So you've been four wheeling all summer, having a great time. Maybe you took your quad hunting, or let the riding go into the cold season. Now it's all snowy though. You can't afford a snowmobile, but you want to get out. What can you do?
Well my friend, you're in luck. It just so happens that many ATVs can handle more snow than you think. True, they are a far cry from the convenience of a snowmobile, but as long as you've got good ATV shocks and good tires, you may not be in such terrible shape as you thought.
First thing to consider when deciding whether or not you think you should try it is clearance. If your quad rides too low, it will get stuck a lot easier. You may go over a snow drift only to get high centered, and that can be a pain to dig out.
Your tires are of obvious importance to the equation as well. Good traction is a must when driving in snow, slush, and ice. It's a good idea to chain up, at least on the back end, for that extra traction for the more difficult places.
If your quad isn't 4x4, be extra careful. You'll be fishtailing all over the place if you don't keep your speed in check and watch where you drive. If you're driving in just a little snow, two wheel drive should be fine though.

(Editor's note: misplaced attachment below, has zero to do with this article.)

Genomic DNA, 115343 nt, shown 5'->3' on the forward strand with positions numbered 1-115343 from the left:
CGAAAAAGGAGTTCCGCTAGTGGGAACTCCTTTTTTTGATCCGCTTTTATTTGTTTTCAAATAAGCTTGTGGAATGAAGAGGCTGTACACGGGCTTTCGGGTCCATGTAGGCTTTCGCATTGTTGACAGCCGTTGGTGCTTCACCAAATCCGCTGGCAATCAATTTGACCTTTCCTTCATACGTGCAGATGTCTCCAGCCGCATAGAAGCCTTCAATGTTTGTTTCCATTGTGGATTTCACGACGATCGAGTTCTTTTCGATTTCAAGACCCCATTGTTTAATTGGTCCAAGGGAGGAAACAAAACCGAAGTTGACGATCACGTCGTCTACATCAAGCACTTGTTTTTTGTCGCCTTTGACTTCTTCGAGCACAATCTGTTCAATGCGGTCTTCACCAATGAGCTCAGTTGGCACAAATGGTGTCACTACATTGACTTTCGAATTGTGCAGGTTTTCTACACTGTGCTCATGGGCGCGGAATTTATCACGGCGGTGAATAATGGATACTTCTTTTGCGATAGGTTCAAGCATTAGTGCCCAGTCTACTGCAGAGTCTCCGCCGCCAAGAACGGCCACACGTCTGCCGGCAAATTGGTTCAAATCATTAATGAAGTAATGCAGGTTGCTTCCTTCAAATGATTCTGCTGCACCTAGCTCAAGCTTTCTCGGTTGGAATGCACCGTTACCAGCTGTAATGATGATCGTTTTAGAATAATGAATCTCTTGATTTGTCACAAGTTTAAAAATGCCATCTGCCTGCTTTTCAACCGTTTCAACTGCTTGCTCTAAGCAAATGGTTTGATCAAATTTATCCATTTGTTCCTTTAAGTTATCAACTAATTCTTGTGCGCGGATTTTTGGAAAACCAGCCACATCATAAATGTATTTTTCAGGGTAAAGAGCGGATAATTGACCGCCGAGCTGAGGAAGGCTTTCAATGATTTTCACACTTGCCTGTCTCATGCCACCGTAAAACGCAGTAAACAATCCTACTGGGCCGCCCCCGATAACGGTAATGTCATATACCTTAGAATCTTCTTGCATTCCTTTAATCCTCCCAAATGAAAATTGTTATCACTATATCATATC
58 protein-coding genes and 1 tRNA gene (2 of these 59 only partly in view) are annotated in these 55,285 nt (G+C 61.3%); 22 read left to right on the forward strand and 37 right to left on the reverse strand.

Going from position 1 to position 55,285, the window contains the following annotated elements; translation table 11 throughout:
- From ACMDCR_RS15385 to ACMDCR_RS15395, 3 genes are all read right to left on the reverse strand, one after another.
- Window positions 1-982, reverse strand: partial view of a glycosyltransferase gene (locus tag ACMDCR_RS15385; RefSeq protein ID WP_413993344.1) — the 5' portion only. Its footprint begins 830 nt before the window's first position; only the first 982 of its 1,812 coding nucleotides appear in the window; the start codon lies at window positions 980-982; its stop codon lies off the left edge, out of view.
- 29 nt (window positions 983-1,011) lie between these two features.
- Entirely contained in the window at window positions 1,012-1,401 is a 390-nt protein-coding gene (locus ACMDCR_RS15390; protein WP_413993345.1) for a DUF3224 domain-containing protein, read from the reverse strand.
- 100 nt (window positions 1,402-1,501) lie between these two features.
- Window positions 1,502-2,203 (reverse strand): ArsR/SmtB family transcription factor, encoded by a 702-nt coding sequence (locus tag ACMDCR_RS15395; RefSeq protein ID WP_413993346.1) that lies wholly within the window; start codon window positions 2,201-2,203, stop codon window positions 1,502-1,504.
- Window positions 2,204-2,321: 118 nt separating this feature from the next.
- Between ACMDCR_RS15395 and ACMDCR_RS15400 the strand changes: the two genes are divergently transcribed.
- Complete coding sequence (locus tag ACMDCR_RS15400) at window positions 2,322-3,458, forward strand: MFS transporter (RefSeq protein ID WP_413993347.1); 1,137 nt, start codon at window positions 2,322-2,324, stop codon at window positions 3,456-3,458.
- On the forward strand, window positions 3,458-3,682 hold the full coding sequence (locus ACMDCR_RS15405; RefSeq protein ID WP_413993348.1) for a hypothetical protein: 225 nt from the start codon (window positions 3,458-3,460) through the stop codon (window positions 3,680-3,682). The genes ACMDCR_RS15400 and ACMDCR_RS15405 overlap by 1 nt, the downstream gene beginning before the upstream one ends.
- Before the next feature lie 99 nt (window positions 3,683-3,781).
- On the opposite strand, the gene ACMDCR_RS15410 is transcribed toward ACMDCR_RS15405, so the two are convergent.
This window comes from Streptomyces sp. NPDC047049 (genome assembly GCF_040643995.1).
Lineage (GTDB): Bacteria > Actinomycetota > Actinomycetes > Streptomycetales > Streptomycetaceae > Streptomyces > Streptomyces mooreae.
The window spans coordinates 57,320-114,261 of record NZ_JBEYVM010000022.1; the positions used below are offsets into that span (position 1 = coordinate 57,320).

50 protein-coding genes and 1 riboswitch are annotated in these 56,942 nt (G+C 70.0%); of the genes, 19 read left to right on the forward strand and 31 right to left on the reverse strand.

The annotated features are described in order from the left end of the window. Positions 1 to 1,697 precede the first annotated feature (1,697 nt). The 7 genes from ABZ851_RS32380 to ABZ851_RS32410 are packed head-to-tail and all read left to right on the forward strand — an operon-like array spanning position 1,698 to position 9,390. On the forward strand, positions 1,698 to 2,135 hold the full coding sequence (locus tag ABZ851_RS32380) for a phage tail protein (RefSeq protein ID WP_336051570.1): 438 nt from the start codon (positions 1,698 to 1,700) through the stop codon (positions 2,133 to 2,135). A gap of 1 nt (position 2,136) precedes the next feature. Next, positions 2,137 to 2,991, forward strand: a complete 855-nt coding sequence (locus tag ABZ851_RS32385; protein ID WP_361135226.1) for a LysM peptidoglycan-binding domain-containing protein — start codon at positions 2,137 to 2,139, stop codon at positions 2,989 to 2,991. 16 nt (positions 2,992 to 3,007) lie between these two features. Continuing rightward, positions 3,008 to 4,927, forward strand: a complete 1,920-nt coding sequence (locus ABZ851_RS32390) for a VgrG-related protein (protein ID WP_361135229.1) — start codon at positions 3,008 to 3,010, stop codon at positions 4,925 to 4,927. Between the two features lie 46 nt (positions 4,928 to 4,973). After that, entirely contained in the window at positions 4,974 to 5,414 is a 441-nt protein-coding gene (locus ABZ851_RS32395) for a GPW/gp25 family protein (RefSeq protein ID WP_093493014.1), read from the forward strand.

Next, what are you planning to do out there? If it's just joy riding, you may not have to worry so much. Ice fishing is a common thing to bring the ATV for. It weighs a lot less than a truck, so it's safer to drive out on the ice. Still, you have to take the right precautions.
Before you head out, ice fishing or otherwise, check the conditions. Check the ice on the lake before you get on it. People die every year from falling through ice they probably shouldn't have been on in the first place. If you're riding trails, make sure you know how much snow is really on the ground. It helps to know the trail before hand too, so you aren't caught by any surprises hiding under the snow.
When you head out, bring along emergency supplies. If you do get stuck, it will be a whole lot less painful if you have a shovel handy. If you have to spend the night you'll want to be able to keep warm. As mentioned above, an ATV isn't a snowmobile. Whatever winter fun you have in store, get your ATV or snowmobile shocks tuned up and have a good time.